Understanding conditional clause when buying (or selling) a property

As if property transactions weren’t already convoluted enough with reams of documentation and legalese to navigate, there are also often suspensive conditions included in the Offer to Purchase that needs to be met by one or both parties, and these need to be gone over with a fine tooth comb.

So says Grahame Diedericks, Manager Principal for Lew Geffen Sotheby’s International Realty, adding that, when included, these clauses are a pre-requisite for a contract to come into force and effect. 

“Any condition written into a property sale agreement contract should always state which party must do what, by when, how it should be done, and which party is to cover costs, if applicable,” explains Diedericks.   

He adds that understanding what is expected of each party and the implications of failing to meet certain conditions are critical as failure to do so could have far-reaching and even dire consequences.

Suspensive conditions

“A suspensive condition is one, which if not fulfilled by the date specified in the agreement, causes the entire agreement to lapse, upon which the parties are no longer bound by it as the agreement will not have any force or effect.

“Imagine a scenario in which, after much searching, you finally find your dream family home and make an offer, only to discover later on that the contract has lapsed because you obtained bond approval a few days too late.

“Should the seller have received a better offer in the meantime, they would be well within their rights to accept it, leaving you out in the cold at best or even homeless if you have sold your current property in the meantime.”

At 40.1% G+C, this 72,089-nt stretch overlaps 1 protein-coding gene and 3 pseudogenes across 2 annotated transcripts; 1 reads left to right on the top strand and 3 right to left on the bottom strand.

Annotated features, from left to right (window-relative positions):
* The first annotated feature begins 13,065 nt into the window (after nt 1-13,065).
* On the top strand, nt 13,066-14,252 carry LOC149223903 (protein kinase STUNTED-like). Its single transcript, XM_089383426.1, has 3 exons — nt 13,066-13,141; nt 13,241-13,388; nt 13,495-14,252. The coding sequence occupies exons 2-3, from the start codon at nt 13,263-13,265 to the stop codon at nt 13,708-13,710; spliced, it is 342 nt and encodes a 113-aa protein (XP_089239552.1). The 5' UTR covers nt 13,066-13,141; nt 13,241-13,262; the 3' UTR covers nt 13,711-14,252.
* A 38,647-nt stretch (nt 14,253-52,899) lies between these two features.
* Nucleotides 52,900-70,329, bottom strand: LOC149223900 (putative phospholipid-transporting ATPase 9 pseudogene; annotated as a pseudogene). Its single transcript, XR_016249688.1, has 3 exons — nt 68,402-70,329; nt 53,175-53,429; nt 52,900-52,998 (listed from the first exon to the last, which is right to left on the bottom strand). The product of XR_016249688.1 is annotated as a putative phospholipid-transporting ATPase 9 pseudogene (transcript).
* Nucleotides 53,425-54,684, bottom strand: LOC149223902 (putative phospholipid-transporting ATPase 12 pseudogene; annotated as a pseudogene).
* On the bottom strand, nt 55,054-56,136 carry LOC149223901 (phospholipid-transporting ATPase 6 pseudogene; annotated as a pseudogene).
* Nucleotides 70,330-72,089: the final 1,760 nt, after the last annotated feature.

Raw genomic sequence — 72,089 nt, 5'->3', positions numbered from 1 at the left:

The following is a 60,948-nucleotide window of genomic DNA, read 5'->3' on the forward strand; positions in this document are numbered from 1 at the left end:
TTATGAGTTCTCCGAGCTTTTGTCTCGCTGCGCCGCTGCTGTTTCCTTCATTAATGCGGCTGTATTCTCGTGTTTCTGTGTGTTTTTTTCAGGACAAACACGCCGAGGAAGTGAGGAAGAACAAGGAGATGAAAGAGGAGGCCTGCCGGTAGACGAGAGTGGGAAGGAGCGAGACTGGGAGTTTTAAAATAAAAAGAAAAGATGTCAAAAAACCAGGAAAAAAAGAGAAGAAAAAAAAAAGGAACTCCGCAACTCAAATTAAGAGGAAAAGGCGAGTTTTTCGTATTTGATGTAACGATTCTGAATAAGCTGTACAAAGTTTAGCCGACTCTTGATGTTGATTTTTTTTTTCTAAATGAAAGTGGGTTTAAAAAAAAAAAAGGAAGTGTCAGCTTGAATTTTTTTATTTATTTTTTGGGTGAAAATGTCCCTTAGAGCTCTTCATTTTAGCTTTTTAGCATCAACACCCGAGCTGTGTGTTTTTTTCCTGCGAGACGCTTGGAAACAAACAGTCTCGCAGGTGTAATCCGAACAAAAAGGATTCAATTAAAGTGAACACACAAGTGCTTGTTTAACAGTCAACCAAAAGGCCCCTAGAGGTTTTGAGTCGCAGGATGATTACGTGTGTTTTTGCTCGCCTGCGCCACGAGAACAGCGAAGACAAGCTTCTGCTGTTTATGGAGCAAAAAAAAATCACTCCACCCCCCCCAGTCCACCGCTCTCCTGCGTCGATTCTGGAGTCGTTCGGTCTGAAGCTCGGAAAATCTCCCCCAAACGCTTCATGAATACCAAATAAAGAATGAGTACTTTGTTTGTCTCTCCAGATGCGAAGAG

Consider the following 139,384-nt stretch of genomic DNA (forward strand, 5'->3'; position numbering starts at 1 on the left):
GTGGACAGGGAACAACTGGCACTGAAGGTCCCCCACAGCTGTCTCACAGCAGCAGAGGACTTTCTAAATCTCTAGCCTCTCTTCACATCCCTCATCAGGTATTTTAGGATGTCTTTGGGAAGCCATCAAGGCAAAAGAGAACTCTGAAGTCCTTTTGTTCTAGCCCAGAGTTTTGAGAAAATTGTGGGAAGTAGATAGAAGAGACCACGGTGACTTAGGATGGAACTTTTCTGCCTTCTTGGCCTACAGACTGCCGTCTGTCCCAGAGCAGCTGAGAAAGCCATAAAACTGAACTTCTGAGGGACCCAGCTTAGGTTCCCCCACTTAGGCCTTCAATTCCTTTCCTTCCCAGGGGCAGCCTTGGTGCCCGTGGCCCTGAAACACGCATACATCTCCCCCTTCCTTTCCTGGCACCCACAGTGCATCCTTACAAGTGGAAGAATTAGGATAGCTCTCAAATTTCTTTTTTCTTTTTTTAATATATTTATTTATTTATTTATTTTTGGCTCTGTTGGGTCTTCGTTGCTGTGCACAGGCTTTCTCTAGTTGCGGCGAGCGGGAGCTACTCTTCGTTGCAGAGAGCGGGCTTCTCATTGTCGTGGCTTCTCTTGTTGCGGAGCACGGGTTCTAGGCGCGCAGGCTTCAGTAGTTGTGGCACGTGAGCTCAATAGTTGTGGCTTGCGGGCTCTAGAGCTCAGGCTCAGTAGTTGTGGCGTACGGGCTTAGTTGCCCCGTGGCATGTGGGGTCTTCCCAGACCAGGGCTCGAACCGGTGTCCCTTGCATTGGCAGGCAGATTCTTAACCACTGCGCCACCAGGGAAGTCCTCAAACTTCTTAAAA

Diedericks says that the most common suspensive conditions in property agreements are: securing a mortgage and selling your current property.

The most important point for a seller to stipulate in the Offer to Purchase is a definite time frame within which the condition/s must be met.

“The 72-hour clause, as it’s known, is one which basically states that a seller may still market his property and accept offers, after having accepted the conditional sales agreement from the buyer.

“Should an offer without suspensive clauses come along, the seller informs the first buyer that they have 72 hours to meet their suspensive conditions or, the seller is free to accept the second offer.”

Diedericks advises that where there is more than one suspensive condition, it’s best to deal with each one separately to avoid confusion.

“To avoid the adverse legal implications of a suspensive condition, it’s also advisable that the clause should be constructed in such a way that it allows the parties to extend the time period within which a suspensive condition must be fulfilled should it become necessary to do so.”

Special conditions

These are additional conditions attached to the sale of the property outside of the standard conditions you would normally see in the contract. 

“Special conditions provide that extra layer of protection to the vendor to account for extenuating circumstances where the sale may not go according to plan and, as with suspensive conditions, the golden rule is to establish a time frame.

“Such conditions could include by when the seller must produce council-approved building plans or have fixed a leaking roof and it is important to include every detail before the document is signed.

“For instance, if the purchaser comes back at a later date and states that he requires a workmanship guarantee on the repair, but the agreement did not stipulate a guarantee, once the transferring attorney receives confirmation that the repair has been made, it is permitted to proceed to register the sale.”

Diedericks concludes: “Purchasing a property is likely to be one of the biggest investments you will make and so it is important to know what you are getting yourself into and that you carefully review all contracts before you sign on the dotted line.”

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